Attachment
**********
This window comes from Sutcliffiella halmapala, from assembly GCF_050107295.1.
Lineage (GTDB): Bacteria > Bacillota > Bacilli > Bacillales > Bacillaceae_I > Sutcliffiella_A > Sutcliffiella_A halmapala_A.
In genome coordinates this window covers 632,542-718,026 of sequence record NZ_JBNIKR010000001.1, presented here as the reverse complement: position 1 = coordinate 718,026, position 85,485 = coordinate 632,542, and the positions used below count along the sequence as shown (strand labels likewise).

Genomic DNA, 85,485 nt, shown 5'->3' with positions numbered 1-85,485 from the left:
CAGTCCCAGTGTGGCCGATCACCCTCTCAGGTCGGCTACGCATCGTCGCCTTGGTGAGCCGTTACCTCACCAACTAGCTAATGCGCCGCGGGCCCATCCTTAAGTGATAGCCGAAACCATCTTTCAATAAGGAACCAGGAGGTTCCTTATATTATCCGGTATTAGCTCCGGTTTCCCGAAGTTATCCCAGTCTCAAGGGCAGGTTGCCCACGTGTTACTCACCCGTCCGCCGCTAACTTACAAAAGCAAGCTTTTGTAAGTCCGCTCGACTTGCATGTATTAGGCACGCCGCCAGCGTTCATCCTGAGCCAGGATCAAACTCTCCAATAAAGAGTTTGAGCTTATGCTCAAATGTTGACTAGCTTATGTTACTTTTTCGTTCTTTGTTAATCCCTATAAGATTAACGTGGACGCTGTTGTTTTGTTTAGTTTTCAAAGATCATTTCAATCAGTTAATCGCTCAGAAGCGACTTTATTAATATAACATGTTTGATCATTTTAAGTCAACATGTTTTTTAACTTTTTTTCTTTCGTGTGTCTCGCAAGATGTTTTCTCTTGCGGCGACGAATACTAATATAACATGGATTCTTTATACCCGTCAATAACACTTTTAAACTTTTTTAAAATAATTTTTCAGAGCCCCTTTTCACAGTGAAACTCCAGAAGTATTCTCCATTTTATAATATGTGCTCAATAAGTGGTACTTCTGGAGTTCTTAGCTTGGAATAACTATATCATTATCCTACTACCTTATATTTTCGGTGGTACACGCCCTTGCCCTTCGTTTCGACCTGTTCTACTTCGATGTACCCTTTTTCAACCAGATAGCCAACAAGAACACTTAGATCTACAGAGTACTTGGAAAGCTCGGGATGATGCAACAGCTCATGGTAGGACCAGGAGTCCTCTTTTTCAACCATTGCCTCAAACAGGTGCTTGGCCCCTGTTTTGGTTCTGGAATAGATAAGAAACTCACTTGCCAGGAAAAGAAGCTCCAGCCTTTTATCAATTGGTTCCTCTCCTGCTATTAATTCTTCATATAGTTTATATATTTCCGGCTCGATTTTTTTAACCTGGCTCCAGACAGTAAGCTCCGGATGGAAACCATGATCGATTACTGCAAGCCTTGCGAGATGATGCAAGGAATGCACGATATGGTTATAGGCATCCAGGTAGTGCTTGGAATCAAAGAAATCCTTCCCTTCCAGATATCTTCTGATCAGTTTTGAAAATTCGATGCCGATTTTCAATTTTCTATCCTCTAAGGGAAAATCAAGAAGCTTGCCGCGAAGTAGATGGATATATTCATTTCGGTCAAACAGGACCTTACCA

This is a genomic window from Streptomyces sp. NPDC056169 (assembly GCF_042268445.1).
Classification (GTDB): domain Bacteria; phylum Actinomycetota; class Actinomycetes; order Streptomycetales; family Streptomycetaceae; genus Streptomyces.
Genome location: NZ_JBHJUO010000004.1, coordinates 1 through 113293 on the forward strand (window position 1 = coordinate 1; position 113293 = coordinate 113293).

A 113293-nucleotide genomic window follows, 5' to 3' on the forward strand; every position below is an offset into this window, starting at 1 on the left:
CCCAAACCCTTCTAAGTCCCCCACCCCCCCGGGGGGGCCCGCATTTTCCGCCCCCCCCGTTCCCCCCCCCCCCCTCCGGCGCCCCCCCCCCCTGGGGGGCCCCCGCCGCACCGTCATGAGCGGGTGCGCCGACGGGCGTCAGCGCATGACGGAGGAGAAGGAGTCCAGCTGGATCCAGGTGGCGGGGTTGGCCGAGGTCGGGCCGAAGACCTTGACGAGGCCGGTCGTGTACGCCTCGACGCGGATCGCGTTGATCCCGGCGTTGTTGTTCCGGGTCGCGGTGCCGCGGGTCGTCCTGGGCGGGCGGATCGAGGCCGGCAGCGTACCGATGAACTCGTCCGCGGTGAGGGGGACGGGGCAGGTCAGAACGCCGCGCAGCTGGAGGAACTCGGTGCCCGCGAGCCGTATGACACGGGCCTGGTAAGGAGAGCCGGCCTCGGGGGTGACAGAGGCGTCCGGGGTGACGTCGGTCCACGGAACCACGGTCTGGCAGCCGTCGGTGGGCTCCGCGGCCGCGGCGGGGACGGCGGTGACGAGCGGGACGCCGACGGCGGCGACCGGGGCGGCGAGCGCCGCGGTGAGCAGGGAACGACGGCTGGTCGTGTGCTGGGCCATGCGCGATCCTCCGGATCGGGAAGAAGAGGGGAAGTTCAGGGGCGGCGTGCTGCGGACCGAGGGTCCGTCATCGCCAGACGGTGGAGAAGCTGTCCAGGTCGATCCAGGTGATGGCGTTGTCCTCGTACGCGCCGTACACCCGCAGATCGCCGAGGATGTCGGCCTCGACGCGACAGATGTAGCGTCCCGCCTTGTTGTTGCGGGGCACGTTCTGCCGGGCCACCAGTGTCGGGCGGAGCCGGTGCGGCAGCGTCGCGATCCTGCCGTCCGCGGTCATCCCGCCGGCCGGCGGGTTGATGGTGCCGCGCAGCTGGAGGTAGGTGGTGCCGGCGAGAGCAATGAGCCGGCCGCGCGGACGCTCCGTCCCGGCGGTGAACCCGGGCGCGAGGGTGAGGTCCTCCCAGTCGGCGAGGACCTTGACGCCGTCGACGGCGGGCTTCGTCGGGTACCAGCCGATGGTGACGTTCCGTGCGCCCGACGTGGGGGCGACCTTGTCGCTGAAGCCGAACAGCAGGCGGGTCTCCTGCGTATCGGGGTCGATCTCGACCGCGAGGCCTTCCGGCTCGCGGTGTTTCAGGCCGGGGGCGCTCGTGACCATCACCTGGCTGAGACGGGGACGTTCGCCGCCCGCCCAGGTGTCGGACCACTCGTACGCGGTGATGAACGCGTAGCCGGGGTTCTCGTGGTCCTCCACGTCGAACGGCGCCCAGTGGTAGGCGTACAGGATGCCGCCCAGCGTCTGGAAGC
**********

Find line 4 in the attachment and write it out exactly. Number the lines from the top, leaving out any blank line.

Genomic DNA, 85,485 nt, shown 5'->3' with positions numbered 1-85,485 from the left: